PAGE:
Six Counties can of worms
Yassamine Mather analyses the Gerry Adams arrest
Last week Sinn Féin president Gerry Adams was questioned for four days by the Police Service of Northern Ireland regarding allegations of his involvement in the disappearance of Jean McConville, who in 1972 was abducted from her Belfast home, shot and secretly buried by the Irish Republican Army.
According to Adams, speaking at a press conference after his release, the arrest was part of a “sustained, malicious, untruthful campaign”. He rejected the police’s case, saying it was based entirely on hearsay, and implied that those who had made the allegations against him were unreliable witnesses. Adams had been questioned for 17 hours a day about his political activities since his adolescence - all recorded on 33 tapes. Despite all this, the Sinn Féin leader distanced himself from the threats of his colleague and deputy first minister Martin McGuinness, who had warned that their party might withdraw support for the PSNI: “I am an activist and expect to be arrested by the police,” said Adams.
Graffiti appearing on west Belfast walls attacked the “Boston College touts” - former IRA members who had agreed to record their experiences, on condition that what they said would not be released until after their death. Meanwhile, the gathering of a few dozen union jack-waving loyalists trying to prevent Adams leaving Antrim police station was not just a vivid reminder of the ‘troubles’, but also stood in stark contrast to pictures taken only a couple of weeks earlier of McGuinness wearing white tie and tails and sharing pleasantries with the British monarch.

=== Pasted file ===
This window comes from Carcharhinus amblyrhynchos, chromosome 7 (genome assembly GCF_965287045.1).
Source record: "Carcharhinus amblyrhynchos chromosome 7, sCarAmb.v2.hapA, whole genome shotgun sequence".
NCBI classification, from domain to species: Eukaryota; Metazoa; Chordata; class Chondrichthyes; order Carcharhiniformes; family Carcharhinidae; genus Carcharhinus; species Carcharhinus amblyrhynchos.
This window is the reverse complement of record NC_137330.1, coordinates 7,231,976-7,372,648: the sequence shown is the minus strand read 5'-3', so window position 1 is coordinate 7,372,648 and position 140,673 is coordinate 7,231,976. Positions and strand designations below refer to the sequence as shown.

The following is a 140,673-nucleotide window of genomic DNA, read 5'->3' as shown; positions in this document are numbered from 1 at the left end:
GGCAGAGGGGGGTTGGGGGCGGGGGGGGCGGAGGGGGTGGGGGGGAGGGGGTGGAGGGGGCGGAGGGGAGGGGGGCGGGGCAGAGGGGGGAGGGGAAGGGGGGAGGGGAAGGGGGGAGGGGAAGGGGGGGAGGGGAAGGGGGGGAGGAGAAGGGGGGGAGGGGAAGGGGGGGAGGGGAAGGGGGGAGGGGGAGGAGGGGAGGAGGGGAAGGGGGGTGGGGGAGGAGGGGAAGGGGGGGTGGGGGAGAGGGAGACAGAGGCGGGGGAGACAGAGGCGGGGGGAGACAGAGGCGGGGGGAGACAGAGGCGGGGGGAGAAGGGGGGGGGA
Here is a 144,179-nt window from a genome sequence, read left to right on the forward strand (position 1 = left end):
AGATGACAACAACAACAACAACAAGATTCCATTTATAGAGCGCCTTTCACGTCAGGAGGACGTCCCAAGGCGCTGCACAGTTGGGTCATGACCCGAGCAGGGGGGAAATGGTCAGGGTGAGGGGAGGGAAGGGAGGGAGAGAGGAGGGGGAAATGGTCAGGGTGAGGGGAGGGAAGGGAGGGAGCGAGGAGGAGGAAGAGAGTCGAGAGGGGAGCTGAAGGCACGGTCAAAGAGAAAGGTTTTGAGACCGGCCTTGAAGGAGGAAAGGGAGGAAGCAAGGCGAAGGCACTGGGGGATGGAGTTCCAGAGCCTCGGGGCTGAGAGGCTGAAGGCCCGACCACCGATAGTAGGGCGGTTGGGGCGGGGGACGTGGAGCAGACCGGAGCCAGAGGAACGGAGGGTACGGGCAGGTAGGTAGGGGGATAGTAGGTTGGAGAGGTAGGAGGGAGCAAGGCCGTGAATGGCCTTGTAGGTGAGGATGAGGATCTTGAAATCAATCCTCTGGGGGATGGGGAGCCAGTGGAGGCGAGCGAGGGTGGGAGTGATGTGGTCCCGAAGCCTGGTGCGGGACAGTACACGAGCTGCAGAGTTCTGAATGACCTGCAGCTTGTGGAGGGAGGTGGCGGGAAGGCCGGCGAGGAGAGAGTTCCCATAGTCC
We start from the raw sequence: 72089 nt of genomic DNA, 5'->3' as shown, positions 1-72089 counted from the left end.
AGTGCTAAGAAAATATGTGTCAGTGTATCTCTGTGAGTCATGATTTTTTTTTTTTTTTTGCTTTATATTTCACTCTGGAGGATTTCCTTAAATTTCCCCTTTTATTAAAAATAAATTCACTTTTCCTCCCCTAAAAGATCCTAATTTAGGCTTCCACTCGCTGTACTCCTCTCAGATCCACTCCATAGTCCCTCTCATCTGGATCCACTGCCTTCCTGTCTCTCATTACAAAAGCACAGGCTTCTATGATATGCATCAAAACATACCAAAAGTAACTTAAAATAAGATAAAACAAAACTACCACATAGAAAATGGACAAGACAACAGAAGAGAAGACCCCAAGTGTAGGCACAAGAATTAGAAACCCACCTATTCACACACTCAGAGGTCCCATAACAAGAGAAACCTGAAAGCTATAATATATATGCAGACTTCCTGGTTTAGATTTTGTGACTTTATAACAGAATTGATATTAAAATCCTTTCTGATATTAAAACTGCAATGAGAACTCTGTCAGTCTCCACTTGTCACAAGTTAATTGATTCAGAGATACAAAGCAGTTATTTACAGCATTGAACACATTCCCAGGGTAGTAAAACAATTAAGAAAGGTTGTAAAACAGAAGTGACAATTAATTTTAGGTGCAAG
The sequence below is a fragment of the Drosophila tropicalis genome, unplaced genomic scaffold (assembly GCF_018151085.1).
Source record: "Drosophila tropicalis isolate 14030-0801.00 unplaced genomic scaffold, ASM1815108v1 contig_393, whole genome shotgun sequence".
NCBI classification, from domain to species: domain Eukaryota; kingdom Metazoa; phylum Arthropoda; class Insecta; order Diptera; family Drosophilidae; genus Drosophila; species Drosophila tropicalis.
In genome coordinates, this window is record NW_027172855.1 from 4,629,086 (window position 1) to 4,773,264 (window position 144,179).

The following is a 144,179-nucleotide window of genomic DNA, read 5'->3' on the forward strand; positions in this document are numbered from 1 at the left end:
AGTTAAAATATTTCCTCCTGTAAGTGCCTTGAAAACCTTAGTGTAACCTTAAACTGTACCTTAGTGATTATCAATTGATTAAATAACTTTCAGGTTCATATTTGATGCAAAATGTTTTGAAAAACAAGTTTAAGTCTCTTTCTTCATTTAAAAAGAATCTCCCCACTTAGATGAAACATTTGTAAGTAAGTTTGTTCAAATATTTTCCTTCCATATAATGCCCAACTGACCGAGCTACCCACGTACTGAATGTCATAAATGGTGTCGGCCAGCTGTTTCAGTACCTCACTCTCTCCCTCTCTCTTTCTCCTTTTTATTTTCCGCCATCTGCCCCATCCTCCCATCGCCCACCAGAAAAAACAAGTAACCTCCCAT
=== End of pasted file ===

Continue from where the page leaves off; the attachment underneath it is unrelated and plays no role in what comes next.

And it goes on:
No-one can seriously believe that the arrest of such a high-profile figure as Adams, less than three weeks before the May 22 European and local elections, was down to a few “rogue” elements in the PSNI. It must surely have been authorised at the very top and, for all the denials of ‘political involvement in a criminal investigation’, we now know that prime minister David Cameron did discuss the issue with Northern Ireland secretary Theresa Villers on a number of occasions during Adams’ detention.1
McGuinness is clearly wrong: this was not the action of a “small rump” in a provincial force, but those of a state. As for the Police Service of Northern Ireland, it is a rebranded version of the Royal Ulster Constabulary, set up in 2001. The majority of PSNI officers remain Ulster Unionists, although the force’s sectarian composition is not as pronounced. And here lies Sinn Féin’s problem: the enemy it is facing is an institution with which it now collaborates - indeed the peace process was based on an acceptance of British rule and its police.